Today's post is on The Art of the English Murder: From Jack the Ripper and Sherlock Holmes to Agatha Christie and Alfred Hitchcock by Lucy Worsley. It is 312 pages long and is published by Pegasus Books. The cover has an English manor with darkening skies behind it. The intended reader is someone who likes true crime, literary history, and where the two intersect. There is foul language, talk of sex, and talk of violence in this book. The history of both the topics is told in many ways from first hand sources like letters and newspapers to interviews with experts. There Be Spoilers Ahead.
From the dust jacket- Murder -- a dark, shameful deed, the last resort of the desperate or a vile tool of the greedy. And a very strange, very English obsession. But where did this fixation develop? And what does it tell us about ourselves? In The Art of the English Murder, Lucy Worsley explores this phenomenon in forensic detail, revisiting notorious crimes like the Ratcliff Highway Murders, which caused a nationwide panic in the early nineteenth century, and the case of Frederick and Maria Manning, the suburban couple who were hanged after killing Maria's lover and burying him under their kitchen floor. Our fascination with crimes like these became a form of national entertainment, inspiring novels and plays, prose and paintings, poetry and true-crime journalism. At a point during the birth of modern England, murder entered our national psyche, and it's been a part of us ever since. The Art of the English Murder is a unique exploration of the art of crime and a riveting investigation into the English criminal soul by one of our finest historians.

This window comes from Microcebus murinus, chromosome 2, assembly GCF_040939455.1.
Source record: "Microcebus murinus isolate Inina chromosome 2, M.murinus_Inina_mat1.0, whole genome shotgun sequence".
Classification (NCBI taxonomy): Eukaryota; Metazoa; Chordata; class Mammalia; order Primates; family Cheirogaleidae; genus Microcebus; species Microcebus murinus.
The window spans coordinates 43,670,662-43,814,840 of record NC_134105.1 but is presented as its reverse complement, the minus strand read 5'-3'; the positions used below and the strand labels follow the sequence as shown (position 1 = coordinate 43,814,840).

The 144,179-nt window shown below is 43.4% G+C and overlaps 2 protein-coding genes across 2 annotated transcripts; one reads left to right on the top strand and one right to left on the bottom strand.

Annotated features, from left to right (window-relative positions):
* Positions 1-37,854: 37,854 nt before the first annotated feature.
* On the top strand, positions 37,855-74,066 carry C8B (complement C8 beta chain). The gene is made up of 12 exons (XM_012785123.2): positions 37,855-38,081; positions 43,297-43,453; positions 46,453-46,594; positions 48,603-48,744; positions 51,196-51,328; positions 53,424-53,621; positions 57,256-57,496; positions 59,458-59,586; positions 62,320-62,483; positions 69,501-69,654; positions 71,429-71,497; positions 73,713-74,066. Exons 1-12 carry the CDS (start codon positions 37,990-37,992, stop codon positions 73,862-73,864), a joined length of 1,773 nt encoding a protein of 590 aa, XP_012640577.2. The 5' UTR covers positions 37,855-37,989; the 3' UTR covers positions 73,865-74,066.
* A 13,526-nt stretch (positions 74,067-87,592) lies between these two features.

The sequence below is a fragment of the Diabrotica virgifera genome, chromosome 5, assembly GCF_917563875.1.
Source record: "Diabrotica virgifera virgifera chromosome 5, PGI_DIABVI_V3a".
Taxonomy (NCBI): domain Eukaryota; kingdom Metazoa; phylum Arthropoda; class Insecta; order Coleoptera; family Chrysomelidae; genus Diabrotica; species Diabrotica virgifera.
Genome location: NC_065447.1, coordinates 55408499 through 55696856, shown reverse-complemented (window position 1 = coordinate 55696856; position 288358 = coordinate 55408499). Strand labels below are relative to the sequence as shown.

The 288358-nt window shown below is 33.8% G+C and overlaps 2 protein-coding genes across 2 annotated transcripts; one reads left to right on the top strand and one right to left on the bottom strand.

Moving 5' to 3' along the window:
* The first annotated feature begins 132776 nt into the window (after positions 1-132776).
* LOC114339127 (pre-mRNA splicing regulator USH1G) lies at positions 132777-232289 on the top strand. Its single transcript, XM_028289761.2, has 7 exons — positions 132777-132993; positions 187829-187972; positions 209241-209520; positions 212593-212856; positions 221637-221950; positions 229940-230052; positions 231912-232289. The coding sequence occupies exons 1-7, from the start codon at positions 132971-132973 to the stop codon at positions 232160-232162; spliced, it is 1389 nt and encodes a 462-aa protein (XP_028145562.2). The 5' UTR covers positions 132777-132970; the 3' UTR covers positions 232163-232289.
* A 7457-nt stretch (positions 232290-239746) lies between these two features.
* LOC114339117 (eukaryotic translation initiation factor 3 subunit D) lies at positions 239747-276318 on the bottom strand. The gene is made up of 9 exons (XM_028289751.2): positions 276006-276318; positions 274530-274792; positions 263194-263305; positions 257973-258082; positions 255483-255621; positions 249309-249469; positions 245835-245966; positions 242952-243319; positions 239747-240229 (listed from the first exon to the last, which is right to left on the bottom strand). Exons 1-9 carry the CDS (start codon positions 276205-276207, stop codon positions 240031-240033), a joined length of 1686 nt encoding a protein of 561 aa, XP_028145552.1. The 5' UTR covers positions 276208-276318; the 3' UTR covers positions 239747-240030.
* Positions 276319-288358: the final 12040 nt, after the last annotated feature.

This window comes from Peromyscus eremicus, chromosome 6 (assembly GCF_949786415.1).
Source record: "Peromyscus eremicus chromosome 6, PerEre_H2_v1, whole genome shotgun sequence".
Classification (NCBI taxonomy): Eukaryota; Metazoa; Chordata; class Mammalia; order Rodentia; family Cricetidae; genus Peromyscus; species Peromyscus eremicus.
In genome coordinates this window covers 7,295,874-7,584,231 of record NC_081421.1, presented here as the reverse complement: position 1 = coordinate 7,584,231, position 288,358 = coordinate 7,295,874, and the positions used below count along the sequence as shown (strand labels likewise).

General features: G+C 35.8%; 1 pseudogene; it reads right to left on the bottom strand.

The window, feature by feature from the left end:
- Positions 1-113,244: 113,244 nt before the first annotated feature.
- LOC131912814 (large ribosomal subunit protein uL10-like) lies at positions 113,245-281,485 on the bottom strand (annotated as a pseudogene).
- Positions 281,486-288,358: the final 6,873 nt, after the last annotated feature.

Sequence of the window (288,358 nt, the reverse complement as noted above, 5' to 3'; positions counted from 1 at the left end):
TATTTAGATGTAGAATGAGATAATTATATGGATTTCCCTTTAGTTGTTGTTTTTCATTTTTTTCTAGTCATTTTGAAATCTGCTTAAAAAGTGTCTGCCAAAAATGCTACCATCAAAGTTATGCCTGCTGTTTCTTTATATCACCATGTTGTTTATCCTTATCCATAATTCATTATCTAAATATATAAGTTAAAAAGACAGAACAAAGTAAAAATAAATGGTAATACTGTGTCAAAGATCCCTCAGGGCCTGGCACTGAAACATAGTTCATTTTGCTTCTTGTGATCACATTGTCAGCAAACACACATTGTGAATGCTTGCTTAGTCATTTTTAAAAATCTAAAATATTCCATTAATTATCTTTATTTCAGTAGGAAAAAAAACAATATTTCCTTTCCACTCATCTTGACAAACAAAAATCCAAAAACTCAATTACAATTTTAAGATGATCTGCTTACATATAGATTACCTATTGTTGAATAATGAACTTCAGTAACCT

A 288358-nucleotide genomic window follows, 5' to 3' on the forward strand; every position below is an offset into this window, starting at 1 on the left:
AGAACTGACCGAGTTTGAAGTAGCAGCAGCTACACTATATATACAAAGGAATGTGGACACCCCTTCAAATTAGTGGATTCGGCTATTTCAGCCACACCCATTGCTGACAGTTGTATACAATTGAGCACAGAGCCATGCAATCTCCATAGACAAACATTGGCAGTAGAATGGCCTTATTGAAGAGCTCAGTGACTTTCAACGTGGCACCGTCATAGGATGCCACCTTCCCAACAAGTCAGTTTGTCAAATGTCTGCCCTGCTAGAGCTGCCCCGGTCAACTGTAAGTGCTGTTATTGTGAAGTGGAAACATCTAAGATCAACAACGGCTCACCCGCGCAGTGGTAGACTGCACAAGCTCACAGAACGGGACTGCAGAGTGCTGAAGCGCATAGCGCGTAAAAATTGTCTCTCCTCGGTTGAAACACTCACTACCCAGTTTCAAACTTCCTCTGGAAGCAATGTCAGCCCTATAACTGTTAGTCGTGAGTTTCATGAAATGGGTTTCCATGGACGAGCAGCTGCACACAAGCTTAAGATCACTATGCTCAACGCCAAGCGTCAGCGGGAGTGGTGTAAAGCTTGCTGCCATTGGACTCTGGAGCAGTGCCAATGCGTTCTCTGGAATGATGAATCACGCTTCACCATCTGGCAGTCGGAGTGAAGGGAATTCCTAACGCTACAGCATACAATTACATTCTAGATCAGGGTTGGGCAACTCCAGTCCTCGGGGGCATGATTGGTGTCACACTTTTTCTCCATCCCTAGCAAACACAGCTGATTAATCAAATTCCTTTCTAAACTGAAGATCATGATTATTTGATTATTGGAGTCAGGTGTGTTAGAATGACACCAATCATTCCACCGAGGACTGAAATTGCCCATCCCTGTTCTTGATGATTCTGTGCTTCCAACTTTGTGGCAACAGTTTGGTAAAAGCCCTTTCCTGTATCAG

Review- I had so much with this book. It is similar to The Invention of Murder but with a much narrower time frame. Instead of following the English obsession with murder from very earliest records, instead we are focusing on the 1700's to the mid 1940's. Worsley does not spend much time with the murders that influenced the authors but she does stay with the writers who read everything about the murderers and their crimes. She interviews interesting people about everything from Madam Tussauds's Wax Museum and why she started the Hall of Horror. Then Worsley added in the literary history about how the most famous mystery writer's got started and why. Christie started because she needed to support herself and her child and so many did for the same reason. I recommend the this book if you like true crime and the roots of mystery fiction.
I give this book Five out of Five stars. I get nothing for my review and I borrowed this book from my local library.